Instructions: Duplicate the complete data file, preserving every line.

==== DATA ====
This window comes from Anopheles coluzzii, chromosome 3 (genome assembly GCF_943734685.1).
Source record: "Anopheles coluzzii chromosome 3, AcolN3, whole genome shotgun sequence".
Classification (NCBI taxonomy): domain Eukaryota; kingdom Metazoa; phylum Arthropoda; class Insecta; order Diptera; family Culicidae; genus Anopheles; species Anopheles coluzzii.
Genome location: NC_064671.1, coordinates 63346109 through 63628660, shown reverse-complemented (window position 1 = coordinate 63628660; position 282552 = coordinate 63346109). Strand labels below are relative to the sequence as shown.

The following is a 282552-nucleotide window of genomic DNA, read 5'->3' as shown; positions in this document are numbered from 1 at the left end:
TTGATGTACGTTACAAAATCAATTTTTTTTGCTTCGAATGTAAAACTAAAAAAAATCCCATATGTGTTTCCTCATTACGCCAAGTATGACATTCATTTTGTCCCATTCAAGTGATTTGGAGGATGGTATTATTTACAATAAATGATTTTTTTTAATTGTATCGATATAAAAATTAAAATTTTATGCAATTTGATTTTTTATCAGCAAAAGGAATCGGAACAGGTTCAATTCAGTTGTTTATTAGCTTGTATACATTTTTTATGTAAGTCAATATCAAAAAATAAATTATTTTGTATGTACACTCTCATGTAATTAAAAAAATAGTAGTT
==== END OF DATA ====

This window comes from Anopheles coluzzii, chromosome 3 (genome assembly GCF_943734685.1).
Source record: "Anopheles coluzzii chromosome 3, AcolN3, whole genome shotgun sequence".
Classification (NCBI taxonomy): domain Eukaryota; kingdom Metazoa; phylum Arthropoda; class Insecta; order Diptera; family Culicidae; genus Anopheles; species Anopheles coluzzii.
Genome location: NC_064671.1, coordinates 63346109 through 63628660, shown reverse-complemented (window position 1 = coordinate 63628660; position 282552 = coordinate 63346109). Strand labels below are relative to the sequence as shown.

The following is a 282552-nucleotide window of genomic DNA, read 5'->3' as shown; positions in this document are numbered from 1 at the left end:
TTGATGTACGTTACAAAATCAATTTTTTTTGCTTCGAATGTAAAACTAAAAAAAATCCCATATGTGTTTCCTCATTACGCCAAGTATGACATTCATTTTGTCCCATTCAAGTGATTTGGAGGATGGTATTATTTACAATAAATGATTTTTTTTAATTGTATCGATATAAAAATTAAAATTTTATGCAATTTGATTTTTTATCAGCAAAAGGAATCGGAACAGGTTCAATTCAGTTGTTTATTAGCTTGTATACATTTTTTATGTAAGTCAATATCAAAAAATAAATTATTTTGTATGTACACTCTCATGTAATTAAAAAAATAGTAGTT